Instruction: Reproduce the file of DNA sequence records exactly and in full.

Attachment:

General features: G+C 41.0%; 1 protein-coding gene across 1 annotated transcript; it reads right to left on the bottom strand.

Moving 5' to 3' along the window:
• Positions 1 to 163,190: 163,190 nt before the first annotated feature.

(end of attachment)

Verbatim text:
General features: G+C 41.0%; 1 protein-coding gene across 1 annotated transcript; it reads right to left on the bottom strand.

Moving 5' to 3' along the window:
• Positions 1 to 163,190: 163,190 nt before the first annotated feature.